Van Ronk was born in 1936, an age that gave him some proximity to the tumultuous changes wrought by the Great Depression, including a labor movement that remained restive until the late 1940s. His initial musical affinities, however, were not with the social protest music of a Woody Guthrie or a Josh White but with traditional or Dixieland jazz. Despite lacking a golden throat, his first gigs were as a singer. It was sheer volume that opened up doors, especially in low-rent clubs lacking a sound system. As some wit put it, to quote Van Ronk, "When Van Ronk takes a vocal, the hogs are restless for miles around."

Of course, the folk revival was in itself an attempt to redefine what was beautiful. For every singer with an angelic voice like Joan Baez's, there were others who got by on sheer personality, like Bob Dylan. For a generation that had become jaded by white rock-and-rollers like Pat Boone, having a raspy but genuine instrument was more than adequate. Although there are very few sound tracks on the Internet (other than the 20-second clips at amazon.com) that capture Van Ronk in performance, author Elijah Wald does include Take A Whiff on Me, (http://www.elijahwald.com/whiff.ram) which he describes as a "taste of how Dave sounded in his formative years, around the time he was recording his first Folkways album." It is essential Van Ronk, combining superior guitar technique, unabashed enthusiasm and a keen sense of phrasing — essential for any vocalist.

full: http://www.swans.com/library/art12/lproy38.html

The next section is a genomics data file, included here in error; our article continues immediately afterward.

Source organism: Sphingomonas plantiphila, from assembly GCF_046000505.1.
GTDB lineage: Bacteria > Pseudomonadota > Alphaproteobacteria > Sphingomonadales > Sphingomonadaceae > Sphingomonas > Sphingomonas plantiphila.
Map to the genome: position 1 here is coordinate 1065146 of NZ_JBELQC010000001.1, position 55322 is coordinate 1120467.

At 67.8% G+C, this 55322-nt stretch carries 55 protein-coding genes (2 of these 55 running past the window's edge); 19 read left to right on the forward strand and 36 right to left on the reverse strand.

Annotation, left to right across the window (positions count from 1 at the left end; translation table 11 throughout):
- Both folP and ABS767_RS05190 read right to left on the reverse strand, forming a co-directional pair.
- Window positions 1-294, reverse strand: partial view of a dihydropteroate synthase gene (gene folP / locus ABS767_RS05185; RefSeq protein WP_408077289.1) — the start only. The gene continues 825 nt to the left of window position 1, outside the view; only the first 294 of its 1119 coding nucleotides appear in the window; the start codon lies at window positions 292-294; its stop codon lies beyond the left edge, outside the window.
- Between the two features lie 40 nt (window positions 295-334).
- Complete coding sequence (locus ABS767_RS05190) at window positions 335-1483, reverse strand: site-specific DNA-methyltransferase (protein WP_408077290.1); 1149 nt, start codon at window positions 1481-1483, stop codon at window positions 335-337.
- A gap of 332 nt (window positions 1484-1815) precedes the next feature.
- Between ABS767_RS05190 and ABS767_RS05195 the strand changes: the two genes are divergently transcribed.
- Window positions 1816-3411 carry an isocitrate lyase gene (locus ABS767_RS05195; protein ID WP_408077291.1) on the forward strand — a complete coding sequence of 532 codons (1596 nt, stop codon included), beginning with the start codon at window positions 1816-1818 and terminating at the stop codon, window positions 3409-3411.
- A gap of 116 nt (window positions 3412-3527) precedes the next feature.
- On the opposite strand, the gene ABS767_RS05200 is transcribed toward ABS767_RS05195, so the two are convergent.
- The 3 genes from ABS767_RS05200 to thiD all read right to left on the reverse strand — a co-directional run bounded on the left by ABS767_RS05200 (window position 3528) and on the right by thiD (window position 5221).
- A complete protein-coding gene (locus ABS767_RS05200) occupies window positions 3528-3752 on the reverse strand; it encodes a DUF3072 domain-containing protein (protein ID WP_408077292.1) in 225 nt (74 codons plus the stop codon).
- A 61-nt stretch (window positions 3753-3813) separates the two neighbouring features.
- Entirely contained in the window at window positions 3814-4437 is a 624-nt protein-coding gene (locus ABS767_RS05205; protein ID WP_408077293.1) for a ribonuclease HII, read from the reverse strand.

1. http://www.wsws.org/arts/1998/may1998/dvr-m7.shtml

    Comment by Poulod — June 20, 2006 @ 9:39 pm

  2. I liked the folk revival.

    I would have easier caught on today, that Phil Ochs was depressed.

    I miss the quality of the 1960s folk singers.

    Comment by Renegade Eye — June 21, 2006 @ 5:55 am

  3. I’m looking for a song about a man down on his luck who is given two bottles of buttermilk by a lady. Years later she is in the hospital and she cannot pay her bill. He arrives to pay the bill as thanks for the buttermilk. I believe it’s an old folk song, but I don’t know the title and I really want to find it. Can anyone help?

    Comment by Michael — June 29, 2006 @ 1:55 am

  4. […] of MacDougal Street”, a book that really knocked me out when I read it as background research for an article on the folk music revival of the 50s and early 6 That plus an interview with Nora Flaherty on WFUV that you can listen to in […]

    Pingback by How the Beatles Destroyed Rock ‘n’ Roll « Louis Proyect: The Unrepentant Marxist — November 4, 2009 @ 6:42 pm